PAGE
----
Dumitrica helps develop predictive tool for nanotube breaks

A new computer modeling approach developed by materials scientists at the University of Minnesota and Rice University is allowing researchers to create a “strength map” that plots the likelihood or probability that a carbon nanotube will break—and how it’s likely to break—based on four key variables. Traian Dumitrica, assistant professor of mechanical engineering, is co-author of the study, which appears in this week’s issue of Proceedings of the National Academy of Sciences.

Carbon nanotubes are single molecules of pure carbon. They are long, narrow, hollow cylinders with walls just one atom thick. Scientists estimate single-wall nanotubes are about 100 times stronger than steel at one-sixth the weight.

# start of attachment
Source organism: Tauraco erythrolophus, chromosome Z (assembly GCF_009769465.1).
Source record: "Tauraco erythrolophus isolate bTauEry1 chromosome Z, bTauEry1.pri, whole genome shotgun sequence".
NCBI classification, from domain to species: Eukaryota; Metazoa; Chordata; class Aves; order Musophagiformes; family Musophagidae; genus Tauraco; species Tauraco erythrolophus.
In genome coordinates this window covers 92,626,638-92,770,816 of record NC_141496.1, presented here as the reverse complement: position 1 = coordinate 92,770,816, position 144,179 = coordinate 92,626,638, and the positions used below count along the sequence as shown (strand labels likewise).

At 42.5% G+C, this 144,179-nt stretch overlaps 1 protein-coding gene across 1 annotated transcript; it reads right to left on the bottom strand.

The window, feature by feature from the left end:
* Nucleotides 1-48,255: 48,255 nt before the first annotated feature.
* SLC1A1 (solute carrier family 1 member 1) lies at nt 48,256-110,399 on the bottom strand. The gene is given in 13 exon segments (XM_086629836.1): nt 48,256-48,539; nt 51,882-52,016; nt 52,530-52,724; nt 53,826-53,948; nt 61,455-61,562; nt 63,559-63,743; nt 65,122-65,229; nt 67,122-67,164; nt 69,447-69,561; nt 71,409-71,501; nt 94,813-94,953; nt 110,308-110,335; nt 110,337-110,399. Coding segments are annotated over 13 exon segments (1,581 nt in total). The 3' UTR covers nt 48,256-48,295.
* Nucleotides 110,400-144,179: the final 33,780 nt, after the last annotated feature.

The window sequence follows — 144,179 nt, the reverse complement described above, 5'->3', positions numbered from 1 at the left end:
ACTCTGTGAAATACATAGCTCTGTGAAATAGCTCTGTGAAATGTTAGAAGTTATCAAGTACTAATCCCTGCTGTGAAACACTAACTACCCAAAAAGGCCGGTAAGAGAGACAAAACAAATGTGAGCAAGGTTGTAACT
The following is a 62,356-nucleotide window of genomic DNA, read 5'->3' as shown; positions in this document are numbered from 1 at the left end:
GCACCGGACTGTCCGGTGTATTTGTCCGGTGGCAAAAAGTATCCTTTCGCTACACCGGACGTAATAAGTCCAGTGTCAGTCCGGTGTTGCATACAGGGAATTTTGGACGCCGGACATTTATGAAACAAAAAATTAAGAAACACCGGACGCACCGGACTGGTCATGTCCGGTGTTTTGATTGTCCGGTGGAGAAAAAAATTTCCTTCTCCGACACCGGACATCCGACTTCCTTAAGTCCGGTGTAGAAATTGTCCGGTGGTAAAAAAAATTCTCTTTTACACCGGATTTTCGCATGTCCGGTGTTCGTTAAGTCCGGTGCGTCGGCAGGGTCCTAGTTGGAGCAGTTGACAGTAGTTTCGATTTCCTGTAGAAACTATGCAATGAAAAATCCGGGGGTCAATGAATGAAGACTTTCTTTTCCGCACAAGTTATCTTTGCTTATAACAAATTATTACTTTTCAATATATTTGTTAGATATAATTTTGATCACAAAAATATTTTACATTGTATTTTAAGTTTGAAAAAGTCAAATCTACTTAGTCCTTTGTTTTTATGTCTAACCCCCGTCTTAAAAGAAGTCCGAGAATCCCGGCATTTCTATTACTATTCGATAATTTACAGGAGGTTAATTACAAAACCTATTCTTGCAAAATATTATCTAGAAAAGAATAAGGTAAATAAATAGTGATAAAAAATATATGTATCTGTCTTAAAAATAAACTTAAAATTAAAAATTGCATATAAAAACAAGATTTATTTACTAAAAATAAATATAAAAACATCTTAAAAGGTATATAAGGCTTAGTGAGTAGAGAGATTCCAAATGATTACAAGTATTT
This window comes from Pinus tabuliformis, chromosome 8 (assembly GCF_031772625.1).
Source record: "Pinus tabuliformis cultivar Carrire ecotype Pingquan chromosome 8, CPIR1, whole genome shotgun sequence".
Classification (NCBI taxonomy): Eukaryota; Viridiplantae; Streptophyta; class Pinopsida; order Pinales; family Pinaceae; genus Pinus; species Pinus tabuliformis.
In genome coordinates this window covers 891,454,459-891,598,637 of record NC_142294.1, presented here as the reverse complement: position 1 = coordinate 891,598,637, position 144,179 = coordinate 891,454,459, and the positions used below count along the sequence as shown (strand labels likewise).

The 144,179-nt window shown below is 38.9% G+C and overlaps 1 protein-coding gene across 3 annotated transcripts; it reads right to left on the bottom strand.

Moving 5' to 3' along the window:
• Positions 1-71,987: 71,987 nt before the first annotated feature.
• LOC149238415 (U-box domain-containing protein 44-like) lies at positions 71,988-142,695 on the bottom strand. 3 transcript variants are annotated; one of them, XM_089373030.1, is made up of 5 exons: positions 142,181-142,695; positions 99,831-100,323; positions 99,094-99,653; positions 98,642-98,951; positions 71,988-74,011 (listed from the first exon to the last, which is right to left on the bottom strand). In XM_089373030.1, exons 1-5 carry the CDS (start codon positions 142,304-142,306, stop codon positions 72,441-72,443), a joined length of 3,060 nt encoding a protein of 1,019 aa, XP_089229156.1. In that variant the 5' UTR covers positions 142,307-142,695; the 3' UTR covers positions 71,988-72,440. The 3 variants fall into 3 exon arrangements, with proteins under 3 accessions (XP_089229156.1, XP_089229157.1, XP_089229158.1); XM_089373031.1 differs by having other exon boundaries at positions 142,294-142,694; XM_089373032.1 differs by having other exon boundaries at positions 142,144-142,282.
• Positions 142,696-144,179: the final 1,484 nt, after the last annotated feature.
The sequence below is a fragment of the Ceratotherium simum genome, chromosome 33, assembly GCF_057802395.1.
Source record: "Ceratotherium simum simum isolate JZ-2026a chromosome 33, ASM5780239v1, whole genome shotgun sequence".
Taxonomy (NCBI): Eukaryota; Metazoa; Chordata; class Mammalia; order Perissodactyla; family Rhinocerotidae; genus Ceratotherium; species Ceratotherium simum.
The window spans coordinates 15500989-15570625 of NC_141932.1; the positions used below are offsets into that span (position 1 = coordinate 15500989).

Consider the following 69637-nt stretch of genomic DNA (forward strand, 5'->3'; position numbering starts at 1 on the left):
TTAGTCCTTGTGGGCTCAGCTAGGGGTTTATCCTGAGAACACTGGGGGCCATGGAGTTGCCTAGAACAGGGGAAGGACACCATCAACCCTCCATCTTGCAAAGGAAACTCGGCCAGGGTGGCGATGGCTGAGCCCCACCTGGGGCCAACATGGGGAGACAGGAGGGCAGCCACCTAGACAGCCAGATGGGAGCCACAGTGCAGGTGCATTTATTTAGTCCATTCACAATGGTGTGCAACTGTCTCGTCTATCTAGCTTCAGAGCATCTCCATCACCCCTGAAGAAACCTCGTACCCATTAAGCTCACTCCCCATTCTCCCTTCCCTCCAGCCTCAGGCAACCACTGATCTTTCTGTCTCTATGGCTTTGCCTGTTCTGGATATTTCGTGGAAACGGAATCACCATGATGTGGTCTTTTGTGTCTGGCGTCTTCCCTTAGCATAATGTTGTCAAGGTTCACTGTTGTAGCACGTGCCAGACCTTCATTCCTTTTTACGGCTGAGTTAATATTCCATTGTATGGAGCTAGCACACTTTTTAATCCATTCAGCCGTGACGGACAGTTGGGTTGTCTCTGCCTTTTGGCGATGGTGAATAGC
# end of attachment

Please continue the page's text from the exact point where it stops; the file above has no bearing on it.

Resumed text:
In practice, however, scientists have struggled to make nanotubes that exhibit such strength, in part because there still are many unanswered questions about how nanotubes break and under what conditions.

In developing the computational model of nanotube breaking patterns, the researchers considered four critical values: load level, load duration, temperature, and chirality (the angle at which nanotubes are twisted).

“Our study shows that the breaking of a particular nanotube depends to a great extent on its little structural twist called chirality. This comes as a surprise since elastic mechanical properties do not depend on chirality,” said Dumitrica.

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